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History of Runyon Canyon & The Pines


History of Runyon Canyon/The Pines

In 1867, "Greek George" Caralambo, received the 160-acre parcel by federal patent in appreciation for his service in the army camel corp. Allen became famous by association when the banditTiburci Vasquez was captured while hiding out at his home in 1874.

Alfredo Solano, a prominent civil engineer and one of the founders of the LA Athletic Club, purchased the canyon a year after Vasquez was hanged. Solano owned the canyon before his widow, Ella Brooks Solano, sold the majority of the land to Carman Runyon in 1919. Runyon, having recently retired from a successful coal business came out with his new bride to enjoy the California climate. The marriage failed and Runyon moved to Hollywood where he met and married his new wife. The new Mrs. Runyon was an accomplished horsewoman  and the Runyons purchased the canyon to use for riding and hunting. They built a small bungalow near the Fuller Avenue entrance.

Runyon named the canyon before he sold the estate in 1930 to John McCormack, a famous tenor. McCormack  fell in love with the estate while filming a movie there in 1929. The film was an early "talkie" and McCormack's salary for the picture went to purchase the property and he build the mansion he called "San Patrizio", after Saint Patrick. He and his wife lived in the mansion until they returned to England in 1938. Remains of terraced gardens and buildings can still be seen above the entrance to The Pines. McCormack toured frequently and in his absence the mansion was often rented out to such celebrities. The McCormacks made many friends in Hollywood, among them was Charles E. Toberman, janet Gaynor and John Barrymore. After his farewell tour of America in 1937, the McCormacks deeded the estate back to Carman Runyon, expecting to return at a later date. World War II intervened, however, and, McCormack's health was broken by a wartime concert tour. McCormack died in 1945. Huntington Hartford, heir to the A&P Grocery fortune and patron of the arts, purchased the property in 1942, moving into the mansion and renaming the estate "The Pines". He commissioned Frank Lloyd Wright and his son Lloyd Wright to draft plans for developing the estate. These included a "cottage hotel" lower canyon and a futuristic "play resort" country club on the ridge. When neighborhood opposition to the design put the project on hold, Hartford had Lloyd Wright design and build a pool pavilion. Plans were later proposed for galleries in the canyon, but after 1955, Hartford began to spend more time in New York. In the 1940s, Hartford wrote an adaptation of "Jane Eyre" called "Master of Thornfield," which ran for two weeks in Cincinnati and starred Errol Flynn as Mr. Rochester. This partnership led to Flynn staying in the pool-house briefly in 1957-58, and is the origin of a legend that "The Pines" was Flynn's estate.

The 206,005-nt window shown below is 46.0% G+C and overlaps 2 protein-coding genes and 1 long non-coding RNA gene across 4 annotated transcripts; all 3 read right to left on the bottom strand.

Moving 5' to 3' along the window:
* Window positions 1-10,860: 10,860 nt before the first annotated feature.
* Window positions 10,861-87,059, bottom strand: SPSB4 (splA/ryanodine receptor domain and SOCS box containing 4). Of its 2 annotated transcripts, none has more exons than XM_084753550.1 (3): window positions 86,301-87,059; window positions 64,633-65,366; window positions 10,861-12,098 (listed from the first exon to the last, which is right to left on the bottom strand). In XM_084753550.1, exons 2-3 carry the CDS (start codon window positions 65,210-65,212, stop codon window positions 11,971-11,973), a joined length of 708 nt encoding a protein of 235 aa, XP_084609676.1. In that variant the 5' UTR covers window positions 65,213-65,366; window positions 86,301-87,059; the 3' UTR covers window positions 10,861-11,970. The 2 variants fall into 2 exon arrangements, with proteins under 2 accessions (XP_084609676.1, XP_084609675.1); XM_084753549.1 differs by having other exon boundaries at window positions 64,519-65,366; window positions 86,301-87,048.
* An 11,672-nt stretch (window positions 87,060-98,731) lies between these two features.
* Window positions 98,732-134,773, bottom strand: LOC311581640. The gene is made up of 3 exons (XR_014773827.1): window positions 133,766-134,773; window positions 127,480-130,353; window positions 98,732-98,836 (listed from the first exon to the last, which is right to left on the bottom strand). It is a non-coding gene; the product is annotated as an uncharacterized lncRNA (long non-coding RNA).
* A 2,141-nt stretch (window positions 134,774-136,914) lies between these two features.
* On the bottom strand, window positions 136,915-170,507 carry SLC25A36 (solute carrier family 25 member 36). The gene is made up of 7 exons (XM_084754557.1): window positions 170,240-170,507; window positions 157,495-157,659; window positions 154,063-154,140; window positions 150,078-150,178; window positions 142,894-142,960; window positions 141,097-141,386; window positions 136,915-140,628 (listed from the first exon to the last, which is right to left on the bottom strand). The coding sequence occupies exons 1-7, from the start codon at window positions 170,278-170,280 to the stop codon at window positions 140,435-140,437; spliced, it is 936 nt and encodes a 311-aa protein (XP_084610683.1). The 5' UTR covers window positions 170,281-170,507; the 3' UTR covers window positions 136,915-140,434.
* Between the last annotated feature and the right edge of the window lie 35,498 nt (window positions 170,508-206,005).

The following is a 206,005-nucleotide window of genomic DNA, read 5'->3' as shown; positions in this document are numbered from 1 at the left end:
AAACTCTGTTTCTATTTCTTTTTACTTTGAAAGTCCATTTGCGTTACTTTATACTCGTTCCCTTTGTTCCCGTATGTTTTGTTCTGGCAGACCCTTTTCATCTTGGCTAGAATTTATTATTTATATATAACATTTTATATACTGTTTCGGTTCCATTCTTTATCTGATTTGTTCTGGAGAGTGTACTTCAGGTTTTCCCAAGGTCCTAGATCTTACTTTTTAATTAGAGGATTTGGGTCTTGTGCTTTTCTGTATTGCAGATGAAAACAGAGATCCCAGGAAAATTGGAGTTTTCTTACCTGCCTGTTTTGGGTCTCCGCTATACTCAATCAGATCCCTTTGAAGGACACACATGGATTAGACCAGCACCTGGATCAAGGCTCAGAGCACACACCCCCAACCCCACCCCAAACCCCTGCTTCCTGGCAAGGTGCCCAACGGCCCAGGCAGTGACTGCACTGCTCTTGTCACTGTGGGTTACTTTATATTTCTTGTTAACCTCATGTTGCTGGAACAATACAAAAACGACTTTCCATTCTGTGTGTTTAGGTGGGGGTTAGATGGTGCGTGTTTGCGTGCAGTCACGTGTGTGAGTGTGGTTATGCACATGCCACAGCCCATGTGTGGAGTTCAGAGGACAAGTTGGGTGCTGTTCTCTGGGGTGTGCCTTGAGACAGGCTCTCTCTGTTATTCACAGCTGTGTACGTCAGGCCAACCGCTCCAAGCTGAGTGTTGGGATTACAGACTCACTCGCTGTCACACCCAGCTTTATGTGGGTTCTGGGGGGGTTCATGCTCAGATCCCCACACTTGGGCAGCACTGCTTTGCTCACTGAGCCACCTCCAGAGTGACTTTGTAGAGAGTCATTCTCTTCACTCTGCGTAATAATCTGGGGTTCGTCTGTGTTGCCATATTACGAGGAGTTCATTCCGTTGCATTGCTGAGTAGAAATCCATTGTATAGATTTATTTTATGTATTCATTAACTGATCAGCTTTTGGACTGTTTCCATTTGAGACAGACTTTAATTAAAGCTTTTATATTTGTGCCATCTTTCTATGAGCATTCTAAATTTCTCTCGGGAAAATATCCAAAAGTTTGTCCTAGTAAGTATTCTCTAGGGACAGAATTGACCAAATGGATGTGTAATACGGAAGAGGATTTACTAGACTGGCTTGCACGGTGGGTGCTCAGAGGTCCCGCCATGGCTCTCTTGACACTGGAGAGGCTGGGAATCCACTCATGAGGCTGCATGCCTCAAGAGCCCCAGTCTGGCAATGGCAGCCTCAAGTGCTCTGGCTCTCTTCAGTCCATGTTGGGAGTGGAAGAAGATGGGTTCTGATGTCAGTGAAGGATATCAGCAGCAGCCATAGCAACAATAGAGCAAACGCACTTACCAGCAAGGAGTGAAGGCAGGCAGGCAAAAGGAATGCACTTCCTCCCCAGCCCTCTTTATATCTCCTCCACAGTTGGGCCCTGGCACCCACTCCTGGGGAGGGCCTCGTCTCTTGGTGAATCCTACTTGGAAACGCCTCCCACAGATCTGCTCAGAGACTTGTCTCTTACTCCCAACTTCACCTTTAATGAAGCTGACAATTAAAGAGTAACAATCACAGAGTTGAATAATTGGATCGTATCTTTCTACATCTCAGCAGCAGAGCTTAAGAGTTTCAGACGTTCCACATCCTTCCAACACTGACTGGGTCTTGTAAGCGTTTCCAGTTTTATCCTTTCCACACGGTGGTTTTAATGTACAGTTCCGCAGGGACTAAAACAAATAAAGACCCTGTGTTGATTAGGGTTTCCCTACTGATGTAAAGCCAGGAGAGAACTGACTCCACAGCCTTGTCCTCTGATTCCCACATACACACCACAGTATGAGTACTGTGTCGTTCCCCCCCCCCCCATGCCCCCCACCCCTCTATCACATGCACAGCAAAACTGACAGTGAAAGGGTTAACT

In 1964, Hartford offered the property as a gift to the city, but this was turned down.  Hartford was so angry that he sold the property at a low price to Jules Berman, who then destroyed the mansion and let the place run down." After purchasing the canyon, he razed Son Patrizio and the guest houses to avoid paying taxes on the deteriorating structures. His "Huntington Hartford Estates" development, traded on the name of its famous former owner. The project was stopped in 1978 before building could begin. The Lloyd Wright pool-house remained standing until 1972 when a fire in the canyon destroyed all but its natural stone foundations.

Runyon Canyon Park was purchased in 1984 from its last private owners, Adad Development, for use as a city park. 

One of the largest photo collections of Runyon Canyon and The Pines is

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